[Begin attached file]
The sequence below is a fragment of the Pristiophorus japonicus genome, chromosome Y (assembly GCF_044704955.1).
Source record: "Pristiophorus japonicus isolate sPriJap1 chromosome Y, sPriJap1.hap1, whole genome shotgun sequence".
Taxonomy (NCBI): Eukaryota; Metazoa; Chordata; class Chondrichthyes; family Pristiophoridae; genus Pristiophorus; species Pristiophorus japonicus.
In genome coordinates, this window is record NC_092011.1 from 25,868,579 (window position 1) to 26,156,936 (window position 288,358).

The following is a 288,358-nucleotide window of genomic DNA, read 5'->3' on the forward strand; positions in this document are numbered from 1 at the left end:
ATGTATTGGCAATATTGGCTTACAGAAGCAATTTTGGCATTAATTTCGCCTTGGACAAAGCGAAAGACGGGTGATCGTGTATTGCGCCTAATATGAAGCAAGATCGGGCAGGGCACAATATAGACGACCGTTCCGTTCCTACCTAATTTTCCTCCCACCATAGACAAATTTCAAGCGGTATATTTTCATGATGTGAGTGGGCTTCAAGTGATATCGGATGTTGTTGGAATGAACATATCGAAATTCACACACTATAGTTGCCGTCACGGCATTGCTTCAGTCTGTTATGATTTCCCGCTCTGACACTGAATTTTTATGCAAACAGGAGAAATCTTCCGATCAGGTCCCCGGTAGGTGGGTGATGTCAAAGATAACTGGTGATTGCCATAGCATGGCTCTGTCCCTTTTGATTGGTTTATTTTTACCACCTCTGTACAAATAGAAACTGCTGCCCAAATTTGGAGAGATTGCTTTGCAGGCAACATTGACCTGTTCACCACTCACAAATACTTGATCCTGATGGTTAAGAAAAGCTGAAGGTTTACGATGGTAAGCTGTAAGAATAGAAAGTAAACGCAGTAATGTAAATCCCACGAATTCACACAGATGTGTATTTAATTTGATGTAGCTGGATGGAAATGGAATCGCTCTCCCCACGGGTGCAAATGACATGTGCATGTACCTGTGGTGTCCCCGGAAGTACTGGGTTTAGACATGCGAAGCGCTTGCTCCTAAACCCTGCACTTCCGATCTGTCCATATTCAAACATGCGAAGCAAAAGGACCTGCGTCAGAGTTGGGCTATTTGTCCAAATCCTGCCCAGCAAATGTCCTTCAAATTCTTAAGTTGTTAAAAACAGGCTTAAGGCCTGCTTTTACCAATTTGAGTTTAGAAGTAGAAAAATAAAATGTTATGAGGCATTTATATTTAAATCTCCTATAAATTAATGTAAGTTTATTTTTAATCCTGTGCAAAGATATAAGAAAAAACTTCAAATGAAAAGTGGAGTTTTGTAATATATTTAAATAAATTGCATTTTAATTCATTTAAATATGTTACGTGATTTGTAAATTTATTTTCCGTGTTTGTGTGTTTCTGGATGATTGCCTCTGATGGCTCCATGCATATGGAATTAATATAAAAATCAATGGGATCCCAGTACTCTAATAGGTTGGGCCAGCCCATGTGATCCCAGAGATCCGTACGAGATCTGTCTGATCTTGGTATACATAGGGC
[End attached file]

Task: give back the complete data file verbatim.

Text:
The sequence below is a fragment of the Pristiophorus japonicus genome, chromosome Y (assembly GCF_044704955.1).
Source record: "Pristiophorus japonicus isolate sPriJap1 chromosome Y, sPriJap1.hap1, whole genome shotgun sequence".
Taxonomy (NCBI): Eukaryota; Metazoa; Chordata; class Chondrichthyes; family Pristiophoridae; genus Pristiophorus; species Pristiophorus japonicus.
In genome coordinates, this window is record NC_092011.1 from 25,868,579 (window position 1) to 26,156,936 (window position 288,358).

The following is a 288,358-nucleotide window of genomic DNA, read 5'->3' on the forward strand; positions in this document are numbered from 1 at the left end:
ATGTATTGGCAATATTGGCTTACAGAAGCAATTTTGGCATTAATTTCGCCTTGGACAAAGCGAAAGACGGGTGATCGTGTATTGCGCCTAATATGAAGCAAGATCGGGCAGGGCACAATATAGACGACCGTTCCGTTCCTACCTAATTTTCCTCCCACCATAGACAAATTTCAAGCGGTATATTTTCATGATGTGAGTGGGCTTCAAGTGATATCGGATGTTGTTGGAATGAACATATCGAAATTCACACACTATAGTTGCCGTCACGGCATTGCTTCAGTCTGTTATGATTTCCCGCTCTGACACTGAATTTTTATGCAAACAGGAGAAATCTTCCGATCAGGTCCCCGGTAGGTGGGTGATGTCAAAGATAACTGGTGATTGCCATAGCATGGCTCTGTCCCTTTTGATTGGTTTATTTTTACCACCTCTGTACAAATAGAAACTGCTGCCCAAATTTGGAGAGATTGCTTTGCAGGCAACATTGACCTGTTCACCACTCACAAATACTTGATCCTGATGGTTAAGAAAAGCTGAAGGTTTACGATGGTAAGCTGTAAGAATAGAAAGTAAACGCAGTAATGTAAATCCCACGAATTCACACAGATGTGTATTTAATTTGATGTAGCTGGATGGAAATGGAATCGCTCTCCCCACGGGTGCAAATGACATGTGCATGTACCTGTGGTGTCCCCGGAAGTACTGGGTTTAGACATGCGAAGCGCTTGCTCCTAAACCCTGCACTTCCGATCTGTCCATATTCAAACATGCGAAGCAAAAGGACCTGCGTCAGAGTTGGGCTATTTGTCCAAATCCTGCCCAGCAAATGTCCTTCAAATTCTTAAGTTGTTAAAAACAGGCTTAAGGCCTGCTTTTACCAATTTGAGTTTAGAAGTAGAAAAATAAAATGTTATGAGGCATTTATATTTAAATCTCCTATAAATTAATGTAAGTTTATTTTTAATCCTGTGCAAAGATATAAGAAAAAACTTCAAATGAAAAGTGGAGTTTTGTAATATATTTAAATAAATTGCATTTTAATTCATTTAAATATGTTACGTGATTTGTAAATTTATTTTCCGTGTTTGTGTGTTTCTGGATGATTGCCTCTGATGGCTCCATGCATATGGAATTAATATAAAAATCAATGGGATCCCAGTACTCTAATAGGTTGGGCCAGCCCATGTGATCCCAGAGATCCGTACGAGATCTGTCTGATCTTGGTATACATAGGGC